Therefore, when I’m making a decision about the musical story I’m going to tell, my first port of call is to pick the tempo, the texture and the language; as in my examples about Timmy and the dog, the dramatic story is going to guide those choices. It’s part of the composer’s job to tell the audience that it’s 1955, it’s the Midwest, and that Timmy is eleven. You can go to the piano and start playing a Strauss waltz, but then you’ve derailed the story. To return to my poor tortured metaphor, you have sent the boulder off in an entirely different direction than the rest of the show, and your audience will be confused. Of course, you may want the audience to be confused because that’s part of your master plan for how you tell this particular story, but the point is that while these musical choices may be instinctive, they must not be arbitrary. In the theater, the composer’s job is to make decisions that will effectively tell the story.

The matter of repetition is more technical than creative. I find this immensely comforting – the structure of a song is a map that tells me how long it takes to get the boulder down the hill. That journey can be measured in structural blocks rather than time, but a rough inference of time can be made just by drawing the map. By the time I start writing, I know I’ve got somewhere between three and seven minutes to get my point across. The simpler the point, the shorter the trip.

Contemporary song form generally follows a verse-chorus structure, in which the verse (“When you’re down and troubled…”), the chorus (“You just call out my name…”) and the bridge (“Hey, ain’t it good to know that you’ve got a friend…”) follow each other in a specific order which maximizes repetition without getting monotonous. That order is Verse/Chorus/Verse/Chorus/Bridge/Chorus. If you consider the verse and chorus as a unified element, you could think of this an AABA form.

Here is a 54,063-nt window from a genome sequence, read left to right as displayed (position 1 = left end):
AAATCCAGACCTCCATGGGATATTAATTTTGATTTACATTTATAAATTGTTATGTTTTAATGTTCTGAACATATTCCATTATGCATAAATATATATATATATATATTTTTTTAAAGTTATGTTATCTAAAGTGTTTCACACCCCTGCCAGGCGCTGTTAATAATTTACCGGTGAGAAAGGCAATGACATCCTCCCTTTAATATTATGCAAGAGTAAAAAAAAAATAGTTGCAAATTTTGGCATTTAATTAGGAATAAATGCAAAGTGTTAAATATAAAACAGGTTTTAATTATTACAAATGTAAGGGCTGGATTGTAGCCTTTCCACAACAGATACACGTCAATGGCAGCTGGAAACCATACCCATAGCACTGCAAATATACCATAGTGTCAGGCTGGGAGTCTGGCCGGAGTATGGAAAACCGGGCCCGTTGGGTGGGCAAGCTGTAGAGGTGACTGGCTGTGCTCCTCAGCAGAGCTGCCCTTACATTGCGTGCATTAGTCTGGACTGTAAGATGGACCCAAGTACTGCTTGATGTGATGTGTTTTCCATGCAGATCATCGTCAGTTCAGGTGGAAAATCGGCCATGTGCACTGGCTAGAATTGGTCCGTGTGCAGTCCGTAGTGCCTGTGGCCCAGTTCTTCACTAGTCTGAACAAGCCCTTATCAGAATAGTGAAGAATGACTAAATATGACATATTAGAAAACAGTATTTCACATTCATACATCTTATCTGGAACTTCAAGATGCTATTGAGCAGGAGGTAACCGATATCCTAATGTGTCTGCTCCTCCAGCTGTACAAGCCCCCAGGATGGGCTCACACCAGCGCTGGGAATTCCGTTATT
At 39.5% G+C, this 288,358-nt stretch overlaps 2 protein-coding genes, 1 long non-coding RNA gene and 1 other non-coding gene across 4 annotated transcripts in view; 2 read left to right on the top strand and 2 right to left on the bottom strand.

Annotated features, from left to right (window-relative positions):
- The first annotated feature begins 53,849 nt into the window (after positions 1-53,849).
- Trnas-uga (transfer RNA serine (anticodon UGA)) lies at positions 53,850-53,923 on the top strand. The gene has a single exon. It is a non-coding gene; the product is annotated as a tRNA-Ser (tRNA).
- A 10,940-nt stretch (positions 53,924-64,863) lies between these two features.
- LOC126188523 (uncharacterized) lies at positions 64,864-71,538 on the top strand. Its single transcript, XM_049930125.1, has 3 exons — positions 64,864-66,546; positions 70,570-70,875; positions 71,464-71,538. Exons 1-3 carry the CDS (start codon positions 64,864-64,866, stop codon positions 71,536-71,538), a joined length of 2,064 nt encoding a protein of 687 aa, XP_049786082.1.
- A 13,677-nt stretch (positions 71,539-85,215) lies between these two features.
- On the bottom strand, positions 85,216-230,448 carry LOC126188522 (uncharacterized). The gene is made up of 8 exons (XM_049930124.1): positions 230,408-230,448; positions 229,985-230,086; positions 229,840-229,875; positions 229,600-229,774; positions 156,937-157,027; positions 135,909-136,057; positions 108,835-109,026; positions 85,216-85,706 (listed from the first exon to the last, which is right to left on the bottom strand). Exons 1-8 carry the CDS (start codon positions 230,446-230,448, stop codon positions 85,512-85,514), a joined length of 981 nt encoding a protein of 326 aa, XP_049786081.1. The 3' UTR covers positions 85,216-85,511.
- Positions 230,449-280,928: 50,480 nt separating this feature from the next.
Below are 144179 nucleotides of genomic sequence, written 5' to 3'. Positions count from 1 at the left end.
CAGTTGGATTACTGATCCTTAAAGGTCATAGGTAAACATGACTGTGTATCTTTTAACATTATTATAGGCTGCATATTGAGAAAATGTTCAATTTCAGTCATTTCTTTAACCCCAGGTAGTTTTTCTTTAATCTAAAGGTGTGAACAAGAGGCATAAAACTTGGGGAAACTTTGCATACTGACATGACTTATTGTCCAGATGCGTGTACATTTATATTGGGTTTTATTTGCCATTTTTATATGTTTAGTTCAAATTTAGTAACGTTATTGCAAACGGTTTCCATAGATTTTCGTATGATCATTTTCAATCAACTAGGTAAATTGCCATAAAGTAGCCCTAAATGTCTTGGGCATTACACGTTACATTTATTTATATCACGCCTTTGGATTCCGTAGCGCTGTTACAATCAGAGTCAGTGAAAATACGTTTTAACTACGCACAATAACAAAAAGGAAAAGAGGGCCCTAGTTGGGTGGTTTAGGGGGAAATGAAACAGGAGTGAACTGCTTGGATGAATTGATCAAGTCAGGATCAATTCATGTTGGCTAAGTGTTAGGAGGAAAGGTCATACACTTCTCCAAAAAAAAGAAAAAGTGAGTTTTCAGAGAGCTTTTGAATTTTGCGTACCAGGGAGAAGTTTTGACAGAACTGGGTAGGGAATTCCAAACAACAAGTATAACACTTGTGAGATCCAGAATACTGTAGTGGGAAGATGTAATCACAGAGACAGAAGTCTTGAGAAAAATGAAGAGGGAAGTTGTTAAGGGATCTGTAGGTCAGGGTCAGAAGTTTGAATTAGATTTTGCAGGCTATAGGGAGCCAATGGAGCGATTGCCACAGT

There are plenty of occasions where I mess with that structure, introducing new elements or deleting sections, but I try to hang on to the essential concept of “sufficient repetition without monotony.” I have to let a musical idea be heard enough times for the audience to grasp it and connect to it, but not let that idea be repeated so often that they get bored of it.

The complicating factor in the theater is that characters, as a rule, can’t sit in one place emotionally while they’re singing – music is such a dynamic force that it pushes characters out of one state of mind and into another; theatrical music, by mere dint of its presence, is active. Pop songwriters and playwrights can get sandbagged by musical theater specifically because of this issue – the pop writer aims deliberately for the repetition, the “hook,” and is not used to accommodating a character’s emotional transformation; the playwright is frustrated by the need to repeat a musical gesture even after the character has already verbally expressed the dramatic thrust of the moment. How do we balance our character’s need to move forward with our musical need to repeat ideas and generate structure? This is the Great Musical Theater Balancing Act, and there are a number of tricks that composers use to negotiate this issue – a grand modulation before the final chorus is a total cliché but alarmingly effective – but a composer and a lyricist have to work very closely together to ensure that the story keeps going all the way through the song. Unquestionably, part of why audiences respond to songs is that the repetition is intoxicating, hypnotic – we are in a world and we don’t want to step out of it. But the drama cannot stop just because the music started; all of the stories have to be told together.

A perfect theatrical song is not the same as a perfect pop song, nor is it the same as a perfect operatic aria. The kind of storytelling that happens in a musical is specific to the form, where the journeys of the characters on stage determine the pace and tone of the storytelling. The composer of a musical, therefore, has to constantly negotiate between the sheer musical pleasures that the audience (and the composer!) desires and the basic storytelling that the audience is following. Containment and repetition are guideposts to help the composer thread that needle.

One of the wonderful things about music is that it can lead us unknowingly to extraordinary places, parts of our hearts that we can seemingly only access when the song is playing. But that is also the trap – within the confines of a musical play, the characters can’t run in a different direction just because the music wants to go there; the composer has to control the boulder’s trajectory or the characters get lost and the audience becomes bewildered. Surprisingly difficult, it turns out, but incredibly gratifying.

[Previously published in The Dramatist, Fall 2015]

Copyright 2015 Jason Robert Brown. All rights reserved.